Once upon a time in 1988 the talented director John McTiernan and the mega-producer Joel Silver teamed up to make a light summer action picture from a hard-edged novel, with minor TV star who had just a few years earlier been a wisecracking, harmonica-playing, Hollywood bartender. In making the original Die Hard, this team not only created one of the biggest hits of the decade, but one of the best action films of all time. Die Hard brought European cinematic techniques to mainstream Hollywood films, it made Bruce Willis one of the biggest stars in film history, and it reinvented the action-movie genre in ways that are still with us today. That said, in the past 25 years less than a dozen films have lived up to the promise of Die Hard, and none have equaled it.
This is certainly true of all of four of the Die Hard sequels, which have gotten progressively worse over the years, culminating in this meaningless mess. A Good Day to Die Hard has Willis going to Russia to find his estranged son, a CIA agent trying to protect a Russian whistleblower. The premise is thin to begin with, and the screenplay (by the writer of such disposable pictures as Swordfish, The A-Team and X-Men: Wolverine) is unforgivably empty. The script’s five beats proceed from one to the next with no finesse or style. The forced dialogue and flat one-liners--if you can call them that--just lay there like so much dead rubble from one of the films many explosions. When it comes to the explosions, more stuff blows up in this picture than the any of the pervious Die Hard movies, but you could not care less.
While watching the movie and trying to fathom why it is so bad, you become painfully aware that this is not a film made for an American audience. In fact, it is not even a movie made for an English-speaking audience. This is a film made for a generic world-market and therefore all it needs are explosions, an international star playing an iconic character, and a primitive central relationship. Once you understand that, the film suddenly makes sense in a very cynical way. But even if the script, locations and other production decisions were designed and produced by some kind of financial algorithm, that doesn’t explain why the film has to look so bad. As a director, John Moore is about as far from John McTiernan as one can get. He has no skill at setting up an environment, establishing a tone, creating suspense, or photographing action. In fact he shoots everything so tightly and cuts everything so fast that often you can’t tell what’s happening (not that you care).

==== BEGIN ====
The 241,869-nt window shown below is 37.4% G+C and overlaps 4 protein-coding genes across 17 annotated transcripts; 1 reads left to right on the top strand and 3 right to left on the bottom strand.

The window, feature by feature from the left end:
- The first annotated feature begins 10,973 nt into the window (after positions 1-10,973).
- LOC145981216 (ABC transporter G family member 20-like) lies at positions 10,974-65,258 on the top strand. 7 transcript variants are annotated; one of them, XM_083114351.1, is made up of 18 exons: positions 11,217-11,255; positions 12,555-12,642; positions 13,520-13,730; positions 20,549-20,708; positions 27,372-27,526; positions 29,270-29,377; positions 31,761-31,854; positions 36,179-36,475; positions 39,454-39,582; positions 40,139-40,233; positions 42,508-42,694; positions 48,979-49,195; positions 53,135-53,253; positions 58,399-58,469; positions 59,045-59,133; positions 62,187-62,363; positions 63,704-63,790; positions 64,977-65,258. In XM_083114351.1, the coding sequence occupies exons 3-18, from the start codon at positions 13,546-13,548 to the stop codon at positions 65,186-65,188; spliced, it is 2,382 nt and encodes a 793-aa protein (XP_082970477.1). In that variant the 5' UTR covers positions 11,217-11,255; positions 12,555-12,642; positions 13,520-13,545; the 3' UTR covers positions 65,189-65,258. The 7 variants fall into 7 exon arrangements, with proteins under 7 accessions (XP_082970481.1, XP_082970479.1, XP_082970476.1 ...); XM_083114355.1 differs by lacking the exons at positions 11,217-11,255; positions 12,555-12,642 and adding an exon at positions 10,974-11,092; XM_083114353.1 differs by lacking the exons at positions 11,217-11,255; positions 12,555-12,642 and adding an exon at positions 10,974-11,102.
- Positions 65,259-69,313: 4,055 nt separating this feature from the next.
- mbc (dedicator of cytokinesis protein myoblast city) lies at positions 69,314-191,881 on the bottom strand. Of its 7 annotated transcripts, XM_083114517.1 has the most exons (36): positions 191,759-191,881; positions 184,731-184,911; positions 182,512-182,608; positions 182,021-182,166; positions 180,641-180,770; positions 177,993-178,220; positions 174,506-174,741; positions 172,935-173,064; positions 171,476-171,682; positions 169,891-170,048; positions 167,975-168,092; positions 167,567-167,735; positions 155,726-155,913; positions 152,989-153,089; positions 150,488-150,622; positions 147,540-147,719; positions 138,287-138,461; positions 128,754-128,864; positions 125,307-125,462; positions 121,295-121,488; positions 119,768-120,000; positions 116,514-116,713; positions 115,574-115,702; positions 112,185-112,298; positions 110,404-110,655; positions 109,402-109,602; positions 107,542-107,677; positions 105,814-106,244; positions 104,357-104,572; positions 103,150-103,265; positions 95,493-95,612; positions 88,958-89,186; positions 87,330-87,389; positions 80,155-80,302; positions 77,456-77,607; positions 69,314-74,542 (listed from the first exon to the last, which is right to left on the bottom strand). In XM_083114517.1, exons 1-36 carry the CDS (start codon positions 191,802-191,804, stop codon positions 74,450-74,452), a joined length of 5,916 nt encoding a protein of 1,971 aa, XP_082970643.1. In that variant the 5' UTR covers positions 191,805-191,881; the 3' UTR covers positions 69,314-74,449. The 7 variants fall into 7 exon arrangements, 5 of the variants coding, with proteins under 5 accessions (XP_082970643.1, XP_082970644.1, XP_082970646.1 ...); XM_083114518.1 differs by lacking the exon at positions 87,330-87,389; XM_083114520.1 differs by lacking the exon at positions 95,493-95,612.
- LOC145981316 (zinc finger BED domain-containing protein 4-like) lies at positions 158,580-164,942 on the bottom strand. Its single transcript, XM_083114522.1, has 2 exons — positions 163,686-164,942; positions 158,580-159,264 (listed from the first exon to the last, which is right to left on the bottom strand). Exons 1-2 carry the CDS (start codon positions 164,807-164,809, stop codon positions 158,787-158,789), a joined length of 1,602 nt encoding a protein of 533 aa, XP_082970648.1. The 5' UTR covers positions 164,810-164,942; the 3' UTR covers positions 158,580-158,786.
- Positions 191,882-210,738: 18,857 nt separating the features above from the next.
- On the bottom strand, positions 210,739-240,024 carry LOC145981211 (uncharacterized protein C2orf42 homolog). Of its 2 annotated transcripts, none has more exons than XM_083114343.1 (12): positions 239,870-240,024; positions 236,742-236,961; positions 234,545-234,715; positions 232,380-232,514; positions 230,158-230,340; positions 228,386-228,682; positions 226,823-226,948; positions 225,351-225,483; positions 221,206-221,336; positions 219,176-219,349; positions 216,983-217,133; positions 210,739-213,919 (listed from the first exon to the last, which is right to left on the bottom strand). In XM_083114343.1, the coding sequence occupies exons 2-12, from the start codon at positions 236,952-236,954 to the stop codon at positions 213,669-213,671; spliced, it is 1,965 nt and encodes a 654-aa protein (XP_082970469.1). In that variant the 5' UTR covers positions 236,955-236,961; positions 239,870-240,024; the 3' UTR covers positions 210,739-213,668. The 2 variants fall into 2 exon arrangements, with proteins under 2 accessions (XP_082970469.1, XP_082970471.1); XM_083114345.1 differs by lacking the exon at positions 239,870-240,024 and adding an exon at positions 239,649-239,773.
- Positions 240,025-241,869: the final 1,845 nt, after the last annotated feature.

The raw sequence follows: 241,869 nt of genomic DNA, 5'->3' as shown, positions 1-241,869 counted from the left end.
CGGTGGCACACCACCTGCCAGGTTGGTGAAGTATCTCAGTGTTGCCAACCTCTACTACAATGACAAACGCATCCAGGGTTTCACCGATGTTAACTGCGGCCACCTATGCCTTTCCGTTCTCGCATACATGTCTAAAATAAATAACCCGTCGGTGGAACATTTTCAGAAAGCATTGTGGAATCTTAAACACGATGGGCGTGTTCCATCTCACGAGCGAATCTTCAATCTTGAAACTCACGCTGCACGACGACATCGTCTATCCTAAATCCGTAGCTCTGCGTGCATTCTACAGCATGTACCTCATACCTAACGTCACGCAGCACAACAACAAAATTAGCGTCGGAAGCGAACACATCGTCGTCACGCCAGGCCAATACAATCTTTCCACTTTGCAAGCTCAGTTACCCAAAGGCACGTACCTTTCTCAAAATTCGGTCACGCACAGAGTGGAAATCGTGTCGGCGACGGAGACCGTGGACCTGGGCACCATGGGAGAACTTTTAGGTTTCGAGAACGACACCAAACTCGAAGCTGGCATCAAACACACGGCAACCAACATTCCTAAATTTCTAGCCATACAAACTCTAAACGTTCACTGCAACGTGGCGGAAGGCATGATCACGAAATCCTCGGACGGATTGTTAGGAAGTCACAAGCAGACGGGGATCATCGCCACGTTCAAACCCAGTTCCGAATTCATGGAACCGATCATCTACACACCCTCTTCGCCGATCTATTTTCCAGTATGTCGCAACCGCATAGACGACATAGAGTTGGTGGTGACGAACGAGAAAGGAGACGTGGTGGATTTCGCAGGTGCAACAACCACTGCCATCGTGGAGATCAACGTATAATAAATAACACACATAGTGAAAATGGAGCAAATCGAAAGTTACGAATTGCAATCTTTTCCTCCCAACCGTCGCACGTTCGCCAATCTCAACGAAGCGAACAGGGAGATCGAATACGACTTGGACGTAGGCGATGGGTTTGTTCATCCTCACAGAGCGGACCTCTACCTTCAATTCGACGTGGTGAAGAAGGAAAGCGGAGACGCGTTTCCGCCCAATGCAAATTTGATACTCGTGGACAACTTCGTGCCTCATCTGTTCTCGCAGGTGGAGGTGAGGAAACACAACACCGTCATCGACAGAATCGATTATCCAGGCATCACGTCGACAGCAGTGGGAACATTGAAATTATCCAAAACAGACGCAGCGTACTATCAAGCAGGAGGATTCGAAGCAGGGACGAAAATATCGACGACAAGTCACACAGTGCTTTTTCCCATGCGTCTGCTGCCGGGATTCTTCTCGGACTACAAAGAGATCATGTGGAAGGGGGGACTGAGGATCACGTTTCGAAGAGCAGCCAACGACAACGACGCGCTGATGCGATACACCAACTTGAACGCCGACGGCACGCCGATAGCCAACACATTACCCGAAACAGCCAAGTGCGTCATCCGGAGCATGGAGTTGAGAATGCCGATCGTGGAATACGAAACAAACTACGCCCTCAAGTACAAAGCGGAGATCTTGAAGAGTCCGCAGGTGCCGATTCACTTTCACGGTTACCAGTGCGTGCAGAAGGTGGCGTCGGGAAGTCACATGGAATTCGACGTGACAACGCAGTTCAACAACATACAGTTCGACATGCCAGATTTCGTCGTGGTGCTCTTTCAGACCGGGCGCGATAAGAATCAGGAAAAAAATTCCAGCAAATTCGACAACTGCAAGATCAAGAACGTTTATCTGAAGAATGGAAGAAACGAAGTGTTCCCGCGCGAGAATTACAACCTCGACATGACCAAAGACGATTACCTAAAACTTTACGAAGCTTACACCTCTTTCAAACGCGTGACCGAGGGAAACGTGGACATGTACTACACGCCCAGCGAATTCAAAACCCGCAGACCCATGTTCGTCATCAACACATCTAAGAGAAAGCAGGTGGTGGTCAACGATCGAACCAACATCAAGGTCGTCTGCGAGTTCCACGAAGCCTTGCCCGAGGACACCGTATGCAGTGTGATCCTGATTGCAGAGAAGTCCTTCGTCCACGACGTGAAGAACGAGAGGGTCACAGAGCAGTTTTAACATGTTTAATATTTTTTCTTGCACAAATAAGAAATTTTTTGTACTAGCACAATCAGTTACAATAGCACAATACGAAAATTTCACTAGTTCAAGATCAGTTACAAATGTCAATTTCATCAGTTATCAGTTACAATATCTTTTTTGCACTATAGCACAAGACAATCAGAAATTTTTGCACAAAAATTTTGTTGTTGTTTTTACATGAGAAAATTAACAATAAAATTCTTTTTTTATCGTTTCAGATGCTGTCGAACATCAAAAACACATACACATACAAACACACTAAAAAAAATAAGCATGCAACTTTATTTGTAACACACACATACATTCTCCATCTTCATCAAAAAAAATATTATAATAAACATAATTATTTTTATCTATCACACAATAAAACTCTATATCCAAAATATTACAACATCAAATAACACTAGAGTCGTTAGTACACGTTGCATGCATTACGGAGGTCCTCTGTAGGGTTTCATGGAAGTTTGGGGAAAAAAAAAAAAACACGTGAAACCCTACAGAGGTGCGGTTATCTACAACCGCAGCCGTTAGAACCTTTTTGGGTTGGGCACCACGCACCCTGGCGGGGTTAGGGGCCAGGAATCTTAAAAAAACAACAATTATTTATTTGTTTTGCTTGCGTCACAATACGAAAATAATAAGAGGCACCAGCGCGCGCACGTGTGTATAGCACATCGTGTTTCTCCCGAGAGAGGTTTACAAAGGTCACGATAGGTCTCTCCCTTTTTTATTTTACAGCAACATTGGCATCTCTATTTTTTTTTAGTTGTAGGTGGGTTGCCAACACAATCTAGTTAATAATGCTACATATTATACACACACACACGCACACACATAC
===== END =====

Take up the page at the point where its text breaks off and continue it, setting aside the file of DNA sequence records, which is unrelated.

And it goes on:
When the original Die Hard came out, there were some who accused it of being nothing more than an overly packaged consumer product calculated to make maximum money, but most audiences and critics recognized the artistry in the film for what it was: an exceptionally well written and cleverly directed Hollywood action film produced with dynamic panache. The original Die Hard has stood the test of time better than nearly any other film of its kind. This Die Hard 5 really is nothing more than a way for a studio to make a lot of money--though probably little will come from the American market where this film will surely be rejected. Too bad - - I don’t see why a film that is trying to appeal to a worldwide demographic can’t also appeal to folks like me. I saw A Good Day to Die Hard the same week as the Arnold Schwarzenegger comeback vehicle The Last Stand, which also seems to be aimed at the global market, yet it has enough substance to recommend it.
It is a shame the Die Hard series could not simply stick to the formula of “Die Hard-on-a-Fill-In-The-Blank,” but since so many of the action films that followed the original co-opted that approach, the films in the official series have always attempted to be more than that formula, and always ended up being so much less.